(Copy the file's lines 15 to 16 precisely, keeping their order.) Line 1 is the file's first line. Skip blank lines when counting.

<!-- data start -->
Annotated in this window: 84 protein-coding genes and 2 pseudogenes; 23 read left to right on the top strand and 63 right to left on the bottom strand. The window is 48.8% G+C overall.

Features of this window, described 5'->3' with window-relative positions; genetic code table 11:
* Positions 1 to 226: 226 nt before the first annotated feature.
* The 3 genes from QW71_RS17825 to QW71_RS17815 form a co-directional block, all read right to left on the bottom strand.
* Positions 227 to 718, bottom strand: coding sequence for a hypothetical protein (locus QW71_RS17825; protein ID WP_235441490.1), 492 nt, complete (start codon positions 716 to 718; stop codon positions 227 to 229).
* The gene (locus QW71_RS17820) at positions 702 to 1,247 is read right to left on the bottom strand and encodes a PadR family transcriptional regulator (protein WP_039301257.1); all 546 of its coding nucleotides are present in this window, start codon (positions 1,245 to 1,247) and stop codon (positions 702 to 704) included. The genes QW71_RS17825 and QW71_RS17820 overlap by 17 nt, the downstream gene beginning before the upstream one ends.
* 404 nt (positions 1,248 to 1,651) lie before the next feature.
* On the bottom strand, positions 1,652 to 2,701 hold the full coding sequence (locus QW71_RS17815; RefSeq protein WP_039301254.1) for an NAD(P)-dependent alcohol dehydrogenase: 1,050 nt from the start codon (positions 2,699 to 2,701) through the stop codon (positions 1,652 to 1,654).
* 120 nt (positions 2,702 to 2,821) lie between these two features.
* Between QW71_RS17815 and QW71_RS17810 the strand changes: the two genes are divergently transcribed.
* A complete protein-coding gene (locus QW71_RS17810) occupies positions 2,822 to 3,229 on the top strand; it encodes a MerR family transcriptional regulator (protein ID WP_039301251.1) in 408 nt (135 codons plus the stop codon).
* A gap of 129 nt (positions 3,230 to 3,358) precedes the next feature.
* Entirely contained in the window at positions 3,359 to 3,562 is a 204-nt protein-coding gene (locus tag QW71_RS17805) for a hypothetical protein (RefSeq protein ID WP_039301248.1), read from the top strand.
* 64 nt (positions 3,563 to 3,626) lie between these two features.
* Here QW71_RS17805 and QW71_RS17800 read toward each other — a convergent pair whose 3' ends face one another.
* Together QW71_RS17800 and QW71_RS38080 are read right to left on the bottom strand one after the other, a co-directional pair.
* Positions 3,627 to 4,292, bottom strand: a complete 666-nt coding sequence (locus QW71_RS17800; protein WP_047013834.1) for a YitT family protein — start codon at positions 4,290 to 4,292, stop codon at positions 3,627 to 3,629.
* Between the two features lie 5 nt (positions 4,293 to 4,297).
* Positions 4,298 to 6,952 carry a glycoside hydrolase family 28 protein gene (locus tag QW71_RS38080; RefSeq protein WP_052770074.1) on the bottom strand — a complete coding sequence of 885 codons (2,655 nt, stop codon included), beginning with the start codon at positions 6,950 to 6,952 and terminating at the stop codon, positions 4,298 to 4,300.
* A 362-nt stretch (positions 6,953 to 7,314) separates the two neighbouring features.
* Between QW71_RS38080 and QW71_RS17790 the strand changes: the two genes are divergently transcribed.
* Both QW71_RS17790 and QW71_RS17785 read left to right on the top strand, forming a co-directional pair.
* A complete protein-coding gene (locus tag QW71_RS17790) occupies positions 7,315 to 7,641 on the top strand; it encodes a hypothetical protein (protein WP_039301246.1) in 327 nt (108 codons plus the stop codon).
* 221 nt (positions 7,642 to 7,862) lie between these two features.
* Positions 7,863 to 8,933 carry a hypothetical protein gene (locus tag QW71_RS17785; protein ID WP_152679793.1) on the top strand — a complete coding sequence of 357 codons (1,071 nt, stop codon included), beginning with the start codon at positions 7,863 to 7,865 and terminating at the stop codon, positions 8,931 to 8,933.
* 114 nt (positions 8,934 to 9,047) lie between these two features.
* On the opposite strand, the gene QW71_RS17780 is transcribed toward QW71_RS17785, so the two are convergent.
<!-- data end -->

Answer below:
* Here QW71_RS17805 and QW71_RS17800 read toward each other — a convergent pair whose 3' ends face one another.
* Together QW71_RS17800 and QW71_RS38080 are read right to left on the bottom strand one after the other, a co-directional pair.